February 12, 2021 0 Comments
Words by Shane Stokes
Photos by SWpix.com
Racing during a pandemic has proved to be a very strange time for cycling. The 2020 season was affected in ways unseen since the two world wars. Shane Stokes looks at the prospects for the current year, which once again sees Covid-19 having a negative effect on the sporting calendar.
Mick Bennett, Sweetspot, Race Director Tour of Britain (c) SWPix.com
The past year has been a surreal time for bike racing, with a plethora of events either being cancelled outright or postponed to a time later in the calendar. Take the Tour de France as an example; traditionally beginning at either the end of June or early July, the race was delayed slightly over two months and only began on August 29th.
Ditto for the Giro d’Italia, which was scheduled to start on May 9th but didn’t commence racing until October 3rd. And so too the Vuelta a España, which moved from a start date of August 14th until October 20th.
2020 La Course By Le Tour with FDJ Lizzie Deignan of Trek Segafredo wins ahead of Marianne Vos of CCC (c) SWpix.com
It wasn’t only the Grand Tours that were affected. Prestigious events such as Strade Bianche, Milan San Remo, Tirreno-Adriatico, La Flèche Wallonne, Liège-Bastogne-Liège and the Tour of Flanders are held each year in spring, yet they were all ultimately run off between August and mid-October.
The organisers of all these races were inconvenienced, but they can be thankful their events took place at all. Other prestigious contests such as Paris-Roubaix, the Amstel Gold Race, the Clásica de San Sebastián, the Tour de Suisse and the Volta a Catalunya were not so fortunate, being cancelled outright.
The reason for the complete upending of the calendar was the Covid-19 pandemic. Starting in China in late 2019 and then spreading around the globe, the virus caused chaos and forced governments to impose lockdowns in order to try to fend off illness and save lives. However there was increased optimism as the year rolled on, particularly when the Grand Tours ultimately went ahead. And, despite predictions that those races could be hit by virus outbreaks within the peloton, the growing hopefulness and sense of control were amplified even further when each of those races made it to their finishing cities.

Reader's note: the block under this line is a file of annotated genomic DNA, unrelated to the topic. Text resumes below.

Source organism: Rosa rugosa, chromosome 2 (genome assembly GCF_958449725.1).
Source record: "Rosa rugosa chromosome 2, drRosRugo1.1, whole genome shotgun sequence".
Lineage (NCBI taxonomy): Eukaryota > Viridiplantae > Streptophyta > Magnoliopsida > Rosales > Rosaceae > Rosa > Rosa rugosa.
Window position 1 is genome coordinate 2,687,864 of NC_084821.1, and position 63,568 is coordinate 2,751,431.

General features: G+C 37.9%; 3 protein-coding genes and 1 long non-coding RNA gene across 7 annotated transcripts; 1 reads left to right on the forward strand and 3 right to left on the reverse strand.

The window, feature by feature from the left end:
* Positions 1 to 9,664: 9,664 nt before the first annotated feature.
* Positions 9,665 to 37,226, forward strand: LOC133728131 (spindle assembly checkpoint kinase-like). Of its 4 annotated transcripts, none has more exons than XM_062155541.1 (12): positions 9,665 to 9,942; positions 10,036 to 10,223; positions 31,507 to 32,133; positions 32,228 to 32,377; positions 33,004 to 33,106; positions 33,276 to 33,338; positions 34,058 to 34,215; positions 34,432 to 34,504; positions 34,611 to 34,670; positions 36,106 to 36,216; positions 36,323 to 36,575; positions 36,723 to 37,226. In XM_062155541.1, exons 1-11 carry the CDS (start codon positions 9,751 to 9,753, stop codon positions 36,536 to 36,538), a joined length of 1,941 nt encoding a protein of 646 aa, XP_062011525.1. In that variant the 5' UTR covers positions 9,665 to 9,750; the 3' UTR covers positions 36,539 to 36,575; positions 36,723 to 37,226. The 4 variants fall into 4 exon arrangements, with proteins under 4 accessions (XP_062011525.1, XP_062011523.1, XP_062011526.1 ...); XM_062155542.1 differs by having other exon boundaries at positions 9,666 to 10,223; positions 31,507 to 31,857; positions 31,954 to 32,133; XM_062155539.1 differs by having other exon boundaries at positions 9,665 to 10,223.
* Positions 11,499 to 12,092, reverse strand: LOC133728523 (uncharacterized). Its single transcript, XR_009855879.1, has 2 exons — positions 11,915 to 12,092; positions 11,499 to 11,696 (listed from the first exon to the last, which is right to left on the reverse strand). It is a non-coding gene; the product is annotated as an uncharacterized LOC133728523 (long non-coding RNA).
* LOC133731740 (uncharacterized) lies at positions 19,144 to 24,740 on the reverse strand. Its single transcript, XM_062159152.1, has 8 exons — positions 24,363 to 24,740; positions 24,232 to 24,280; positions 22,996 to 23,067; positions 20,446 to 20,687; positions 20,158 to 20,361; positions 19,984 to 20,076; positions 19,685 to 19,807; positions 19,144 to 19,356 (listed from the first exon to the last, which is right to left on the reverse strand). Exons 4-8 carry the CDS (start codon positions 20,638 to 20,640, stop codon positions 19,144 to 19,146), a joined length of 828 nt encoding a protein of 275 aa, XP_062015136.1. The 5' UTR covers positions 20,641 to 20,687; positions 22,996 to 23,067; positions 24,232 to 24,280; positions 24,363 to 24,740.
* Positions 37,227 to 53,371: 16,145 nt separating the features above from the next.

Sadly the upswing in mood didn’t continue on from there. Second and third waves of the virus have since hit and while the development of several vaccines has given hope, the calendar is once again taking a knocking. Early events such as the Tour Down Under, the Cadel Evans Great Ocean Road Race, the Vuelta a San Juan, the Tour Colombia and Volta ao Algarve were either cancelled or postponed.
These have been followed by further changes, such as the cancellation of the Vuelta a Madrid, the Tour of Oman and the Herald Sun Tour, plus the postponement of the Challenge Mallorca, the Volta a la Comunitat Valenciana, the Vuelta a Andalucía, the Volta Ao Algarve, the Ronde van Drenthe plus other races. Far from 2021 being a season of normality, it is shaping up in a very similar way to 2020.
Women's Tour 2021 at risk of postponement (c) SWpix
However some still hold out hope. Mick Bennett is the race director of the Tour of Britain, the Women’s Tour and the Tour Series. Those races were all cancelled last year, yet he and the organisers SweetSpot are hopeful that the events will take place this season. They recently announced that Eurosport and GCN were entering into a partnership with the Tour of Britain and the Women’s Tour, indicating both races will be held in 2021. The announcement also saw confirmation that the Women’s Tour will be broadcast live for the first time, which is a significant step forward for the event.
Bennett was in a positive frame of mind when he spoke to Conquista earlier this month. He believes that the races will continue, although conceded that the scheduled June 7th start for The Women’s Tour will likely be moved.
“What we have done is we have gone to the UCI and we have said, ‘look, we may need to apply for a later date than June for the Women’s Tour,’” he explained. “And September looks – well, to me, and this is only speculative - like it is going to be okay. So maybe August, September for the Women’s Tour.
“I think we would be highly optimistic if we were to think that June, early June, the first week of June is going to see us through this, bearing in mind that we can’t socially distance the crowd on the top of the climb, at a sprint point, at the finish.”
For Bennett, being able to show off the race to the public is important. And so, in addition to the increased safety of running the event later in the season, he also sees an advantage if things are sufficiently normalised that people can turn out and watch. “One of the main reasons to host a stage of the Women’s Tour is to show the general public and the schools that this is fantastic, this is what professional bike racing is all about.”
However he said that SweetSpot will follow government guidance in this regard. “We have budgeted a considerable amount of money to manage our way through Covid, and it is down to government as to what regulations they apply to open sporting events going forward. And I think we have to be guided by them.”
Bennett said that the race’s backers will also have a say as to what ultimately happens. “There are TV contracts to consider. We have a massive police force too. A third of our budget goes on policing, and it is an awful lot of money when you have got 30,40 police officers employed full time on special duty rates.